●      The study noted that Israel has implemented all three of the pillars that characterised apartheid in the South African context, namely: (a) the categorisation of the population along racial lines; (b) the segregation of the population on the basis of this categorisation into different geographical areas allocated to different racial groups; and (c) a system of laws and policies that subject the Palestinian people to extrajudicial killing, torture and arbitrary arrest and detention, as well as sweeping restrictions on Palestinians’ rights to freedom of opinion, expression, assembly, association and movement. 

South African anti-Apartheid leaders on Israel and Apartheid

Many veterans of the anti-apartheid movement in South Africa consider Israel’s treatment of Palestinians to be a form of apartheid.

●      One of the most outspoken voices has been that of Archbishop Emeritus Desmond Tutu, a hero of the struggle against South African apartheid. Tutu wrote in 2012: “Not only is this group of people [Palestinians] being oppressed more than the apartheid ideologues could ever dream about in South Africa, their very identity and history are being denied and obfuscated.”

●      In June 2013, the retired South African ambassador to Israel, Ismail Coovadia, wrote that Israel's treatment of Palestinians is a "replication of apartheid."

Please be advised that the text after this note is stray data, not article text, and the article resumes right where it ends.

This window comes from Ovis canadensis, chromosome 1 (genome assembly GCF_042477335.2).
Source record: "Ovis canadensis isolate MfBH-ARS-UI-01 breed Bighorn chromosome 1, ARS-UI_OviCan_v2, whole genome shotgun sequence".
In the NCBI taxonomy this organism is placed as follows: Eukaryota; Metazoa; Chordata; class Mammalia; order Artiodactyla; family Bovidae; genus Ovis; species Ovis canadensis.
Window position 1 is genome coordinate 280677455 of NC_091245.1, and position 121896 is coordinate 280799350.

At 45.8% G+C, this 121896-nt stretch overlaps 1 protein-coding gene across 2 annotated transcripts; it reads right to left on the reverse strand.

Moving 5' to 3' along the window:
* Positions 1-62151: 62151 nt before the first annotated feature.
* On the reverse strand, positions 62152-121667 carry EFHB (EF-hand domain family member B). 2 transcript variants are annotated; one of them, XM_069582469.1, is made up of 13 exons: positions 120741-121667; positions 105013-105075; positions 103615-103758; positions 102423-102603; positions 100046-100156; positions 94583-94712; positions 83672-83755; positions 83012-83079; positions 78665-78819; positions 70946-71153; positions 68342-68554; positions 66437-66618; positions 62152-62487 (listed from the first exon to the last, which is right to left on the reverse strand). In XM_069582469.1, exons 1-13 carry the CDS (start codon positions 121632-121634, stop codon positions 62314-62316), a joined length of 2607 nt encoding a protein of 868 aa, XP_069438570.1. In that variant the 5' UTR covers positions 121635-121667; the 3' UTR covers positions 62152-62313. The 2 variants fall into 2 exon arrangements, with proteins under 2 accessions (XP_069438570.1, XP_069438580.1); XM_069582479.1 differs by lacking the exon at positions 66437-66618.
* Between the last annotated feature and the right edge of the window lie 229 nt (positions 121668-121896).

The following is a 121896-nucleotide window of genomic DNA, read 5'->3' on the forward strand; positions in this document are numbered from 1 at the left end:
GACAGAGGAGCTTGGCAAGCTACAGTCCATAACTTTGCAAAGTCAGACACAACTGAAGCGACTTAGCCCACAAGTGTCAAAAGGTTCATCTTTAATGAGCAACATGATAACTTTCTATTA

●      Other prominent South African anti-apartheid activists have addressed Israeli Apartheid Week events in recent years including Ronnie Kasrils, Denis Goldberg and Farid Esack.

Israeli officials on Apartheid

A number of Israeli government officials have used the term apartheid in reference to Israeli control over Palestinians:

●      Reuven Rivlin, the currently sitting President of Israel, was quoted in the Israeli press on 12 February 2017 saying that Israel’s newly passed ‘Regularisation Law’, which formally expropriates several tracts of Palestinian land, “will cause Israel to be seen as an apartheid state.”

●      One of the first people to use the word apartheid in relation to Israel was Israel’s first prime minister, David Ben Gurion. Following the 1967 June war, he warned of Israel becoming an “apartheid state” if it retained control of the occupied territory, which it has done.

●      In 1999, then-Israeli prime minister Ehud Barak stated: "Every attempt to keep hold of [Israel and the occupied territory] as one political entity leads, necessarily, to either a nondemocratic or a non-Jewish state. Because if the Palestinians vote, then it is a binational state, and if they don’t vote it is an apartheid state.” In 2010, Barak repeated the apartheid comparison, stating: "As long as in this territory west of the Jordan river there is only one political entity called Israel it is going to be either non-Jewish, or non-democratic… If this bloc of millions of Palestinians cannot vote, that will be an apartheid state."